U.S. Sen. Rand Paul, R-Ky., is considering placing a hold on the nomination of Janet Yellen to lead the Federal Reserve, according to an aide in the lawmaker’s office.
A hold means 60 votes would be needed in the Senate to move the nomination forward and might lead to several days of debate. Democratic leaders had said they expected delaying tactics over the nomination.
Starting Oct. 31, Democrats will have a 55-45 seat Senate majority, meaning at least five Republicans would have to join to end the hold and proceed to a confirmation vote.
Paul is using the hold to seek a Senate vote on legislation he proposed to require regular public audits of the Fed’s finances, according to the aide, who requested anonymity.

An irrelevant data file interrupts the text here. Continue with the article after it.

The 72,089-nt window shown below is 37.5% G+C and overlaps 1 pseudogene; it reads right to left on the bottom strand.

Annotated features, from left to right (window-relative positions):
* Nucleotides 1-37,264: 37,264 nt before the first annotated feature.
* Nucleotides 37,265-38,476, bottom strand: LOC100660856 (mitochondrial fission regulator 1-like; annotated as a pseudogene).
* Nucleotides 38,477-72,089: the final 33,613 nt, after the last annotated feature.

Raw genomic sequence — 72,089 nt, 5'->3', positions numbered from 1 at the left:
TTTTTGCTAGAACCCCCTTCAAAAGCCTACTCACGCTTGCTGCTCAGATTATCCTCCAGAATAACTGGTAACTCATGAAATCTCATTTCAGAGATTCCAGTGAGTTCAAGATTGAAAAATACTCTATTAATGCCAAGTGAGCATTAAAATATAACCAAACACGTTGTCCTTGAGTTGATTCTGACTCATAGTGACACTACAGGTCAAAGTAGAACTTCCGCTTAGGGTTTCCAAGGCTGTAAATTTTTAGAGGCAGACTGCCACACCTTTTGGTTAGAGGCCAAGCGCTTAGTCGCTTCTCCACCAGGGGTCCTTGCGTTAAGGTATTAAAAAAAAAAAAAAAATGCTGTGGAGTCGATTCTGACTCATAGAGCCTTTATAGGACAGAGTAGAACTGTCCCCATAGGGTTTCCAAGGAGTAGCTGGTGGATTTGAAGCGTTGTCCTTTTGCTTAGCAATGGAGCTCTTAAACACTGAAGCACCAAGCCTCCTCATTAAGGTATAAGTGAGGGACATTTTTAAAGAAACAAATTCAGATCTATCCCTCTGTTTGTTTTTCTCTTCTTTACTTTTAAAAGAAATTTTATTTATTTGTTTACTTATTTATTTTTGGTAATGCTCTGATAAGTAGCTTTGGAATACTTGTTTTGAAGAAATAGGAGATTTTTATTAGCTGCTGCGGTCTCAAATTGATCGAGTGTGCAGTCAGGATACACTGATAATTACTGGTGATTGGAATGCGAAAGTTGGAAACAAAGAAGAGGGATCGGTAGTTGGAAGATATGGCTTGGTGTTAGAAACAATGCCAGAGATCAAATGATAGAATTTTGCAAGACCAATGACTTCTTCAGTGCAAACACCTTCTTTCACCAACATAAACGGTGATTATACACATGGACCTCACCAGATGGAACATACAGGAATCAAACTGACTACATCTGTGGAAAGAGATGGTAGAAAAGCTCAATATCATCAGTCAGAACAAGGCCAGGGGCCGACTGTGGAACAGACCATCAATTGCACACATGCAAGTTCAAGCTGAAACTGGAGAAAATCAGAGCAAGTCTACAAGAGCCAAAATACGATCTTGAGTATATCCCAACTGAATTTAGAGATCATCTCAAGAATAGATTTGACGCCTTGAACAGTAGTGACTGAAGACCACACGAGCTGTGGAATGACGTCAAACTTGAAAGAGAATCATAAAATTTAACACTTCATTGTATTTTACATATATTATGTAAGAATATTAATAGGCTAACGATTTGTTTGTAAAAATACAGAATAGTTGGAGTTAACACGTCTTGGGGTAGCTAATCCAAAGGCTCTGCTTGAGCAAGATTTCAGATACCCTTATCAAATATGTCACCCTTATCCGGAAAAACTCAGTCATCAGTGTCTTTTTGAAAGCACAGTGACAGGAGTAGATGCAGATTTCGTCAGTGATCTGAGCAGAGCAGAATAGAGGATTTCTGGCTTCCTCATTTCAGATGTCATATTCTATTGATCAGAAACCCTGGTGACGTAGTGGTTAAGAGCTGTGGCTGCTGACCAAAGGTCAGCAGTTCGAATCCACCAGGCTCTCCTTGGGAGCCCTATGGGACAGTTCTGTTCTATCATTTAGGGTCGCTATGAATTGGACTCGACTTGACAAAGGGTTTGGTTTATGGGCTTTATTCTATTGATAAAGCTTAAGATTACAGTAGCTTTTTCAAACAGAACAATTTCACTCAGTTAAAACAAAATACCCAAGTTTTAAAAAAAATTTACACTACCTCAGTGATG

“This was expected,” Jaret Seiberg, a senior policy analyst with Guggenheim Securities’ Washington Research Group, said Friday in a note to clients. “Paul wants a vote on his Federal Reserve transparency bill, which would provide more oversight over the central bank’s monetary policy operations.”
“The American people deserve transparency from the Federal Reserve and the federal government as a whole,” Paul said Friday.